A response to a postgraduate training day in object-based research methods at the Pitt Rivers Museum
Part One: The Event of a Photograph
The album sits open on a foam book rest. Each page carries six small photographs mounted on thick, bottle-green card. The edges of each image are sharp and each one is saturated with shadows and light: a white line of horizon, a canvas tent flap, men in shirt-sleeves and military trousers shielding their eyes against the sun. The album, the curator tells us, documents the 1897 British punitive expedition to Benin, a military response to the ‘massacre’ of British troops a year earlier.
The expedition seems to unfold photograph-by-photograph. Here are troops outside city walls, here they are marching and now, here they are again, leaning their rifles against the rubble of the broken houses and smiling into the camera. There is the story of what happened in Benin and here are the photographs that illustrate it, but today, the curator says, we’re going to think about what histories might be written if we solely used material culture.
Opened in 1884, the Pitt Rivers Museum is home to over half a million archaeological and ethnographic objects from all over the world and across time-periods. Underpinning the museum’s collecting policy is the idea that all accessions should have perceived ethnographic value, that they should in some way speak to questions of society and culture. This idea of ethnographic value was often part of the reason why collections like the Benin album were offered to the museum, with families donating archives for the information they held on pre-colonial West Africa captured on celluloid. But what exactly, the curator asks us, makes up social and cultural data in a photograph?
To hold one of the album’s photographs in your hands means holding onto two things: the object itself but also all the object biographies that come packed around it like sawdust and packing nuts. If we dust the biographies away for a moment, what do we have? Thick card, heavy bindings, image after image arranged into sections—a carefully curated collection of physical materials that regardless of narrative signify intention.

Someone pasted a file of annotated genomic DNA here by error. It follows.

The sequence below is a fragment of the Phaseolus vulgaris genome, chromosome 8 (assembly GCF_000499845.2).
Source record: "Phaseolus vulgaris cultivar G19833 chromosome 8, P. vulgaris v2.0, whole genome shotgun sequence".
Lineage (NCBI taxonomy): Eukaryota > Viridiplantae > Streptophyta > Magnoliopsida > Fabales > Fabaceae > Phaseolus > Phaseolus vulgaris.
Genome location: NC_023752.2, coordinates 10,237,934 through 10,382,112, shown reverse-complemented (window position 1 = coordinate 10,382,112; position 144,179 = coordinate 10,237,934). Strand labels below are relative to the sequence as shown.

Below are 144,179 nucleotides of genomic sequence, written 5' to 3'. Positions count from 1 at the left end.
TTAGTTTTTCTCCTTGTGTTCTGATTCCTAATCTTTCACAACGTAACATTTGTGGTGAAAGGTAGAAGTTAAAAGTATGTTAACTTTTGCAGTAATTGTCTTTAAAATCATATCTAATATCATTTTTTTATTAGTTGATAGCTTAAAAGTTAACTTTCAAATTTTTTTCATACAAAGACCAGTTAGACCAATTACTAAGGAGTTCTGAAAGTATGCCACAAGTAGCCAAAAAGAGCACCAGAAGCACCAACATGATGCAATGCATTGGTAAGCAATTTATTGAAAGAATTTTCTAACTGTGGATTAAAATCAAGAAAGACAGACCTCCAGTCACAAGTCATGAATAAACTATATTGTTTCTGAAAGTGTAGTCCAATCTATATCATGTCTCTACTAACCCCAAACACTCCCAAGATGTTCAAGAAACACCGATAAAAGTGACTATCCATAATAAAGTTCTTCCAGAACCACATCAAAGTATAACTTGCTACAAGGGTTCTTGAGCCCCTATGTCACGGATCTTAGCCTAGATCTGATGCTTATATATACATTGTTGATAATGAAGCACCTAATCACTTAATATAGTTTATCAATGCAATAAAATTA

One of the photographs in the album makes reference to the practice of human sacrifice in Benin. While this was one of the moral justifications for the punitive expedition, one of the ethnographic traces of pre-colonial Africa that supposedly give the album its informational value, perhaps more interesting for me as a poet, is the way the album’s materiality communicates a need on the part of the expeditionary force to commemorate this ‘fact’ as much as the fact itself.
Photographs always talk about relationships. Like poems, they draw on the conventions of their tradition to generate their meaning. They imply an audience, they refer to a point of fixed time inside the photograph and the fluid point of time in which they are viewed. Trying to locate the ‘event’ of the photograph, its social and cultural data, multiple sites come into view: the punitive expedition, the moment of photographic capture, the curation of images into an album, the offering of the album to the museum and, today, our looking at the images.
A lifecycle of meaning emerges where the multiple events of the photograph flicker inside a single material space. The album’s ethnographic value lies less in the ‘facts’ contained inside each photograph than in the dialogue that surrounds and constitutes them. Less in the idea of human sacrifice than in the need to hold the idea of it, fixed on the page for everyone to see. I see the act of holding, I see the desire for audience and I wonder who will one day see me and my part in this conversation.
The album sits open on a foam bookrest. The curator lets the pages slip through his fingers. We move on to the next object.
Mariah Whelan is a poet and PhD Researcher at Manchester University. You can find out more about her writing at mariahwhelan.com or follow her on twitter @MWhelanWriter.
 ‘Massacre’ is the term used by the British military and press to describe the killing of all but two men of a British-led expedition to depose the King of Benin and is used to reflect contemporary motivations for the punitive expedition rather than my interpretation of events.